It's really not that different from miniature wargaming which has an array of scales and play styles plus all of the stuff one needs to stock up a painting work desk (paints, brushes, scenic materials, etc...). It can all be a bit intimidating at first but once you dive in and get started things start to gradually make sense.
I have developed a set of goto video channels on youtube which you may find helpful. These are personal favorites who I've chosen because I like the style of the video presenter as well as the technical details they are trying to convey. You may not care for the particular individuals I've selected so look for others. There are a zillion of them and a lot seem to be making a good part of their incomes doing these videos. At least they seem to be getting free tools to demo!
One of my decision criteria for the following list is that I have chosen video channels where I think the presenter is demonstrating good shop safety skills. You'll hear something about shop safety in every post because its the most important thing I can try to teach you. Good safety skills means you'll have more time to practice woodworking. Bad safety skills means you'll likely spend a lot of time outside of the shop in rehab. There are a lot of videos where the presenters don't demonstrate safety skills and I've seen cringe worthy things like people reaching across a spinning table saw blade, not using push sticks and the worse offense of all - not wearing eye protection. I realize I may sound like an over protective nanny but it's important. Yeah that and I do like to lecture.....
Enough moralizing from me
Here are my favorite YouTube channels:
Dave is an Aussie who has a very inviting style and a deliberate pace that allows you to follow along in the shop. I may even wear a blue T-shirt in my workshop (watch the videos you'll understand). My new goal in life is to get to Australia to buy both Dave on Paul O'G (of the Man Cave blog) a beer together. Australia's a small island so I'm sure they live close to one another.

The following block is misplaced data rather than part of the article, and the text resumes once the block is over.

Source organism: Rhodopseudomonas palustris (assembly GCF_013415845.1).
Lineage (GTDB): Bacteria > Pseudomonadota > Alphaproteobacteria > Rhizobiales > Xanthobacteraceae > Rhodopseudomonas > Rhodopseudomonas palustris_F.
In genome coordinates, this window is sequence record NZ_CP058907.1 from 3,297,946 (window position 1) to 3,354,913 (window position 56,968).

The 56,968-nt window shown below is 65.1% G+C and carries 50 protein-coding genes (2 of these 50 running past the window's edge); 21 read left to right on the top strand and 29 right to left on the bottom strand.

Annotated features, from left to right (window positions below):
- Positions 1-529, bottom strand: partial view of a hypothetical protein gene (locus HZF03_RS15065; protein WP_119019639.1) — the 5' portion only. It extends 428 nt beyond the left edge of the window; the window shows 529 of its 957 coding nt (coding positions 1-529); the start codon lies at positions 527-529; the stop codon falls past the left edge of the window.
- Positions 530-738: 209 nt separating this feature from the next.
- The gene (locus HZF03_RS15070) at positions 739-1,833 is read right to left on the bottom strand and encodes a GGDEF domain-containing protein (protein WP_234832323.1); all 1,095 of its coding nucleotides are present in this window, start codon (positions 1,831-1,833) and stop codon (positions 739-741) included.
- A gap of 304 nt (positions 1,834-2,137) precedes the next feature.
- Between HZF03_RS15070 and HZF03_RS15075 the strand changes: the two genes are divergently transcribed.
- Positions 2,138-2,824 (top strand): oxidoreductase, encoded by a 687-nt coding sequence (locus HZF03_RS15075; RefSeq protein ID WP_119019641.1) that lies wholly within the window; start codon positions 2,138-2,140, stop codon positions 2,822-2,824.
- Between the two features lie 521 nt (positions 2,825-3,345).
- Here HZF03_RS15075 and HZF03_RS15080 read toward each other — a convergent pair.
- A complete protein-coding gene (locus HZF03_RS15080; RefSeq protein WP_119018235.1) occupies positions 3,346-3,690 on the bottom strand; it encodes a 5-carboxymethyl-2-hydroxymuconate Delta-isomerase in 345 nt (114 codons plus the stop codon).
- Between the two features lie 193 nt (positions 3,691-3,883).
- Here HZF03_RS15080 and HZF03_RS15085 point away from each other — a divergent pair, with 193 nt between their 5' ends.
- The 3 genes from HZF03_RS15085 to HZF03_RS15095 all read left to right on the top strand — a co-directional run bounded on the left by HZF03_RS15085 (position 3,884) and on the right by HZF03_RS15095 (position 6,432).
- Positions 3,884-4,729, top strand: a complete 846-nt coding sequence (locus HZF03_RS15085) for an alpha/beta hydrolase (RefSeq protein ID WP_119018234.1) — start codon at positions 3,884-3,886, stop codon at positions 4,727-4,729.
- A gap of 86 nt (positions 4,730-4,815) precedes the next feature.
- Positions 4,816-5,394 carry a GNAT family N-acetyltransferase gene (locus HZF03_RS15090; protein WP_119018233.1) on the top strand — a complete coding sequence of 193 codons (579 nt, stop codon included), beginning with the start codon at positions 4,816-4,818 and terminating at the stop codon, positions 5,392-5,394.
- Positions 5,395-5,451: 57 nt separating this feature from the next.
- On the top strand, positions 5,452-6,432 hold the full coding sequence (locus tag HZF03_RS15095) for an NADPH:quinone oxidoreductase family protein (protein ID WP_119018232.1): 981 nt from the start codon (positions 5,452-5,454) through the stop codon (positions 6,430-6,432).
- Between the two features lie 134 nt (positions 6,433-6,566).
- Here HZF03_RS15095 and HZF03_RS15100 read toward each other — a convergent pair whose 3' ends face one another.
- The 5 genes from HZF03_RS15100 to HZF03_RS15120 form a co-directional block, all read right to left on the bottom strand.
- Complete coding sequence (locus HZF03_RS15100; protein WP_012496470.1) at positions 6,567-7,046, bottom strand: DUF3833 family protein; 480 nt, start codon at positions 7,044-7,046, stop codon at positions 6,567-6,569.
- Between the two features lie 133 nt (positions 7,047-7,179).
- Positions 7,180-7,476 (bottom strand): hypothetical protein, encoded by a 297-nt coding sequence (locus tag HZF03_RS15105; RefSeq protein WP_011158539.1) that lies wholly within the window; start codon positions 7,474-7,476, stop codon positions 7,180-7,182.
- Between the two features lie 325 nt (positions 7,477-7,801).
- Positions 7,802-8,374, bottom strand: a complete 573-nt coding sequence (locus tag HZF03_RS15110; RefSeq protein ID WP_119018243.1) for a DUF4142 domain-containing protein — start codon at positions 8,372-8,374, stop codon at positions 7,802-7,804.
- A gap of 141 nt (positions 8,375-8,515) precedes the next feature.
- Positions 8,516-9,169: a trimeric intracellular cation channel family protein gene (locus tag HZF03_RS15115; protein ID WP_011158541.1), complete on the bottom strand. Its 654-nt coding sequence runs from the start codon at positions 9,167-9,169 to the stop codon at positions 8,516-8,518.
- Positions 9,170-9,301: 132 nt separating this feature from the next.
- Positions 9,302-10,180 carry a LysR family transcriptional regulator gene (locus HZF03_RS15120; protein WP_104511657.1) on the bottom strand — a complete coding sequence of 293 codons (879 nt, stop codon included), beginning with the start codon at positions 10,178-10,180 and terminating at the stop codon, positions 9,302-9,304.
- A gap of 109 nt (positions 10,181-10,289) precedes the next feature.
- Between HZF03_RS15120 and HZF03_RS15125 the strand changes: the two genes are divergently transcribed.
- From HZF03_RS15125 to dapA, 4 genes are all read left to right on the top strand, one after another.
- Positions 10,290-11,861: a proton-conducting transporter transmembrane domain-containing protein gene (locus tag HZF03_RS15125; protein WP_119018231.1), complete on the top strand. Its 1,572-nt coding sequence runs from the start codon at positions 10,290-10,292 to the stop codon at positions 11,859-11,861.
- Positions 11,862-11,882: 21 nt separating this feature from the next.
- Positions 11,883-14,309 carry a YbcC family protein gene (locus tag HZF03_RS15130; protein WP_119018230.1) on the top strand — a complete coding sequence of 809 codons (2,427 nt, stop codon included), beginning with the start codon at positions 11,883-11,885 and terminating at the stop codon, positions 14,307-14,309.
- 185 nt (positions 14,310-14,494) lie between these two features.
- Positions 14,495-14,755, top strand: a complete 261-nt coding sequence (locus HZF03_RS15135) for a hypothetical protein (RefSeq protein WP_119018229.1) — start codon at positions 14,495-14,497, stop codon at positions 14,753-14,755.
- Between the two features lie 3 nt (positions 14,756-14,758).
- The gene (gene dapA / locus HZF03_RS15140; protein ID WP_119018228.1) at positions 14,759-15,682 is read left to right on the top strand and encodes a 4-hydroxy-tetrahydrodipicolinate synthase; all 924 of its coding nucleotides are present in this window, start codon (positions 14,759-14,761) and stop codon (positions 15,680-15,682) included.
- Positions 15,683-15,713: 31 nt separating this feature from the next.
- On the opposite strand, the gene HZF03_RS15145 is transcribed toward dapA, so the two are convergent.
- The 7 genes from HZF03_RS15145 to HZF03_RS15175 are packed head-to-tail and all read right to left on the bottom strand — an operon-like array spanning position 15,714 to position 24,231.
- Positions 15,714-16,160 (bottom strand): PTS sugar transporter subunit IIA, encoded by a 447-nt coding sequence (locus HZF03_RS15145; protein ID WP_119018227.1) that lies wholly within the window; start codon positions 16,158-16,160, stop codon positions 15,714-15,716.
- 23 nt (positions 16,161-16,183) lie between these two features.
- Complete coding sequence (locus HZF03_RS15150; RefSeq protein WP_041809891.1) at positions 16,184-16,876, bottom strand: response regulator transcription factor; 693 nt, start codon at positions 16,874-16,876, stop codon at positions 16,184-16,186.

Steve makes videos that are aimed at the beginner and he uses a limited set of tools. He also has a quirky sense of humor that I like. He has a really good series of posts titled "wood working basics" which I highly recommend.
The Wood Whisperer
Marc Spagnuolo's video channel. This is a full fledge business with a supporting webpage and some really good books (that I have bought and use constantly). Marc's has honed his teaching skills so this is a great channel for more complex projects. Marc also does exceptional tool reviews that cater to both the beginner and power user.
Jay is a young guy who's an exceptionally talented wood-worker and also a very skilled video editor. Jay uses CAD (Computer Aided Design) program sketchup to create his projects and I'm using his videos to learn how to use the program. My son is a CAD expert and laughs at my feeble CAD attempts. I also really like the design of Jay's shop.
Paul is the Mac-Daddy of hand tool users. He doesn't use power tools and proves that anything can be made with just hand tools. His skill level is off the chart. Every time I fire up my table saw, I wince a little because I know somewhere in England Paul Sellers is looking down upon me in a disapproving manner.
That's enough to get you started - there are a lot of others so find one that you connect with and use it to both learn and gain some confidence.
Next Post: Suggested Hand Tools to start with